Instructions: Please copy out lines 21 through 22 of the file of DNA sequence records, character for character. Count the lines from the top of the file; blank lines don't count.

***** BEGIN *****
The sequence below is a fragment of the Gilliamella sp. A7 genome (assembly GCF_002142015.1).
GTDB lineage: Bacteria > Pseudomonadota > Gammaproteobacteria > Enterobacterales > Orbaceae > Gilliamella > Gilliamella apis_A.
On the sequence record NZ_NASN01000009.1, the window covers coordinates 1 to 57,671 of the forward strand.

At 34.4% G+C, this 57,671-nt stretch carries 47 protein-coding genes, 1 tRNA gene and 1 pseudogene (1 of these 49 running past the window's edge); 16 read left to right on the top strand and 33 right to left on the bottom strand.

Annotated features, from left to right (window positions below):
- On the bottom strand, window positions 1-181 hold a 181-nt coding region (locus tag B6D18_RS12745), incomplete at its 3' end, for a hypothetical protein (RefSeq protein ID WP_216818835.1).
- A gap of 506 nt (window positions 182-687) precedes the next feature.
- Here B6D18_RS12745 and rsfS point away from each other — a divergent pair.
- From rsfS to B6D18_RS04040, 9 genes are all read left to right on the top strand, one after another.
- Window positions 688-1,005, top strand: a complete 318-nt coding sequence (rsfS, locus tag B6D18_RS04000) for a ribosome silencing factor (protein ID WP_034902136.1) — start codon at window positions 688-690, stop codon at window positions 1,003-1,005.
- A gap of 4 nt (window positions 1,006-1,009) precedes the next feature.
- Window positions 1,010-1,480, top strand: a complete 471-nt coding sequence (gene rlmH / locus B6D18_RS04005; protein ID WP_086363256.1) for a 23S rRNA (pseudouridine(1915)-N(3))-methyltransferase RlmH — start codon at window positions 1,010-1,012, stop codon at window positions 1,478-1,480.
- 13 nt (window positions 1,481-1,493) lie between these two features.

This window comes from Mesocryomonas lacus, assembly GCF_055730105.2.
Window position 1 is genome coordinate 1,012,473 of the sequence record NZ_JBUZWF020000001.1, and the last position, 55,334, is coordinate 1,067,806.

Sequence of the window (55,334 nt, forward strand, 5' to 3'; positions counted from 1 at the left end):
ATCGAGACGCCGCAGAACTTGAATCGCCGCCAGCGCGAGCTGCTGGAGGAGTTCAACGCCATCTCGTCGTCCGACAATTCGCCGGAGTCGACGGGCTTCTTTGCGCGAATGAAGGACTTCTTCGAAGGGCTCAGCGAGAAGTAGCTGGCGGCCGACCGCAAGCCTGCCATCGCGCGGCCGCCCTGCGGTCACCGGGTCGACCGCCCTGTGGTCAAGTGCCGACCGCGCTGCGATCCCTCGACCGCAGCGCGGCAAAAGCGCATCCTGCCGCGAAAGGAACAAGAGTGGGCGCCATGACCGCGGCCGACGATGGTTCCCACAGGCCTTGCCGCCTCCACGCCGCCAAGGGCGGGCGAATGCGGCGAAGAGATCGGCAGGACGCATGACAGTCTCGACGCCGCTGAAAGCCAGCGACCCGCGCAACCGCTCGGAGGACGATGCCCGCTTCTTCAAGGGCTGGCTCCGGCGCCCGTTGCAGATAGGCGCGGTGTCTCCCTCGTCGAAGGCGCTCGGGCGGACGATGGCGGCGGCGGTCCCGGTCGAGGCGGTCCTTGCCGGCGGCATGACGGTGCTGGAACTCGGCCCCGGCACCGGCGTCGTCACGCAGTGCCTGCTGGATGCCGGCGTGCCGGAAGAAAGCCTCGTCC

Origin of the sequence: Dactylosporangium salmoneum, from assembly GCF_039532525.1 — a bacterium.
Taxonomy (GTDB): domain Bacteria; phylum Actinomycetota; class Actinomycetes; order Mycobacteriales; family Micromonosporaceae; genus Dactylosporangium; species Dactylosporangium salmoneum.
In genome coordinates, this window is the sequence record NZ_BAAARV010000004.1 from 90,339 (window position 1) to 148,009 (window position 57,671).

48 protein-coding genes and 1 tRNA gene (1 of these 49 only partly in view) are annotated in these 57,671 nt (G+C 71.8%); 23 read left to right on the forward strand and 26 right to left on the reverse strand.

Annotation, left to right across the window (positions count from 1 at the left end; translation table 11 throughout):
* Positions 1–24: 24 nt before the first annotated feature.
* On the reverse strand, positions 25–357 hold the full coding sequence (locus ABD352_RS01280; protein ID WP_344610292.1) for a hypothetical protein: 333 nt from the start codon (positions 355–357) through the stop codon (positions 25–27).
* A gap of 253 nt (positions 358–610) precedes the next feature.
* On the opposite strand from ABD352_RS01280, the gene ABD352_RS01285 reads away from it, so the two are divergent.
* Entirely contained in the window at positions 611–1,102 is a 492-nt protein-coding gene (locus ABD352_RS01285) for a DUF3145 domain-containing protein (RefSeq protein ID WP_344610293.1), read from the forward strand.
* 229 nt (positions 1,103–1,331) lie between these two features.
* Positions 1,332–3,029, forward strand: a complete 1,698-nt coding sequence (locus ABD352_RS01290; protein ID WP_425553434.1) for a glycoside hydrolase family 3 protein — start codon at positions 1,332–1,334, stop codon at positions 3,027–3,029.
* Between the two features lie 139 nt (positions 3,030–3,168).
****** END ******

48 protein-coding genes and 1 tRNA gene (1 of these 49 only partly in view) are annotated in these 57,671 nt (G+C 71.8%); 23 read left to right on the forward strand and 26 right to left on the reverse strand.

Annotation, left to right across the window (positions count from 1 at the left end; translation table 11 throughout):